Kant

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Kant's deontological ethics

Immanual Kant (1724-1804)

  • concerned with actions not conquences 
  • if a certain action is wrong it is wrong in all situations, irrespective of the concequences
  • moral virtue is conferred by virtue of the actions in themselves
  • oposition to teleological views (e.g. utilitarianism) which think that the consequences of an action determine its moral worth
  • deontological - concerned with duty
  • to act morally is to do one's duty, and one's duty is to obey moral law
  • Kant argued that we should not be side-tracked by feeling and inclination
  • moral statements are prescriptive - 'ought' implies 'can'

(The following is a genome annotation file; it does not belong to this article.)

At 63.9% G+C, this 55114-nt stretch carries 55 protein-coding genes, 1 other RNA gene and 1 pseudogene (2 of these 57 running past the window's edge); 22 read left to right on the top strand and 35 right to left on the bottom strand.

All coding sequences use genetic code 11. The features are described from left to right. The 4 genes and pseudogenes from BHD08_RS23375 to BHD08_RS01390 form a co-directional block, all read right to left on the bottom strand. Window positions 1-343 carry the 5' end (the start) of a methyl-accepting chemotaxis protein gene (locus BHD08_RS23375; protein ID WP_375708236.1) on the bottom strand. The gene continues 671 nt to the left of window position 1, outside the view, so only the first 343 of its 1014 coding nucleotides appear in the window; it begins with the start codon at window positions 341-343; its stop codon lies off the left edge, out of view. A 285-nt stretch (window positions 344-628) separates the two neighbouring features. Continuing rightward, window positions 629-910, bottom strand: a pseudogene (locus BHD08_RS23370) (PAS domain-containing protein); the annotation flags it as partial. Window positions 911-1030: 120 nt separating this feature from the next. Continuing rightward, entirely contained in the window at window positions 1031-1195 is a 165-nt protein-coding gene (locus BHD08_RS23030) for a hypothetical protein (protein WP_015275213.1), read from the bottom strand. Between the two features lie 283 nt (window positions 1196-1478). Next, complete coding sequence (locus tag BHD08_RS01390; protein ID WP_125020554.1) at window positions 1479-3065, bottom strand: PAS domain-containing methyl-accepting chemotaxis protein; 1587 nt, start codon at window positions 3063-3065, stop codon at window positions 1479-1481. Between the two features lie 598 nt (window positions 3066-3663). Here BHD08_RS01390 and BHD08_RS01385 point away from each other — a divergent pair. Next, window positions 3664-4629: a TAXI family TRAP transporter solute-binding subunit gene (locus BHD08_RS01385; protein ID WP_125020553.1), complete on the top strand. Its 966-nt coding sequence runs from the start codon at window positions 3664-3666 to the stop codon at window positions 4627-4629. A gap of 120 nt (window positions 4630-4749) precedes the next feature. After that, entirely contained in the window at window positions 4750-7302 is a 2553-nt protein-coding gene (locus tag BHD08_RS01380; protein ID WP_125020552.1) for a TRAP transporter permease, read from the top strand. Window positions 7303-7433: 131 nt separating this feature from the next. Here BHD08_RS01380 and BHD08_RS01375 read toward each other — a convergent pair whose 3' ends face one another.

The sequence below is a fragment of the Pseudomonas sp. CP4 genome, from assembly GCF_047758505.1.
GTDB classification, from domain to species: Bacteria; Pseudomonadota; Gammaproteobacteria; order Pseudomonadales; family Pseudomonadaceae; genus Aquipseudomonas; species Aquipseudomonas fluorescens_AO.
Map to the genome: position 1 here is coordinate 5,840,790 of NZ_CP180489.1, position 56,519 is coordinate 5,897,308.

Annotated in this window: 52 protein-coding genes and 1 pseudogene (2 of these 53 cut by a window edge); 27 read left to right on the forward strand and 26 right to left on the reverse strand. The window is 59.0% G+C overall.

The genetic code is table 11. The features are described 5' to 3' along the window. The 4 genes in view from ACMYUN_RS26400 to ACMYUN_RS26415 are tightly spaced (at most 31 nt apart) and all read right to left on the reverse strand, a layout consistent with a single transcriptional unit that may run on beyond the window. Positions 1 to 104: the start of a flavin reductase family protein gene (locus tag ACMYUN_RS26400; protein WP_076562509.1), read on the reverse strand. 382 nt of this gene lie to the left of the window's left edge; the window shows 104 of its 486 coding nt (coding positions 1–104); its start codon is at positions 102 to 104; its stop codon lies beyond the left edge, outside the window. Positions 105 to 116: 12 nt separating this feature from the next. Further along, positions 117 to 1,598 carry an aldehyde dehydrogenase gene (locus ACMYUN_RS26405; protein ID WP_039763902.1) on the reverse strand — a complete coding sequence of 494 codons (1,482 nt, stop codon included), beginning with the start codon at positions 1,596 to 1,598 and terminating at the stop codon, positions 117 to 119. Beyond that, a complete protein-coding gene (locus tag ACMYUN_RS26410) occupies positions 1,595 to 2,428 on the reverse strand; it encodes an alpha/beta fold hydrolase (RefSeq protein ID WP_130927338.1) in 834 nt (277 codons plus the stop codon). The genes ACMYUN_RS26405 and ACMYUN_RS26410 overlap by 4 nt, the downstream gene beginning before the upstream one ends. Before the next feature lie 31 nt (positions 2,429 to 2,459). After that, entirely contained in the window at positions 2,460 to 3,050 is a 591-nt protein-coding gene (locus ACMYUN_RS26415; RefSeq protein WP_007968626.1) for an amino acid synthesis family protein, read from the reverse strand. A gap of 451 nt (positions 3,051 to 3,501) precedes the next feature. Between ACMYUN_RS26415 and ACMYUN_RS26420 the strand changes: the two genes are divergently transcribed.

• humans seek an ultimate end called the supreme good, the summum bonum (a state in which human cirtue and happiness are united)
  • it is impossible for humans to achieve this in one lifetime (immortal souls suceed)
  • Kant rejected teleological arguments, but his theory assumes God's existence and immortality
  • Kant thought that the after-life and god must exist to provide an opportunity for reaching this supreme good
  • for Kant, morality leads to God
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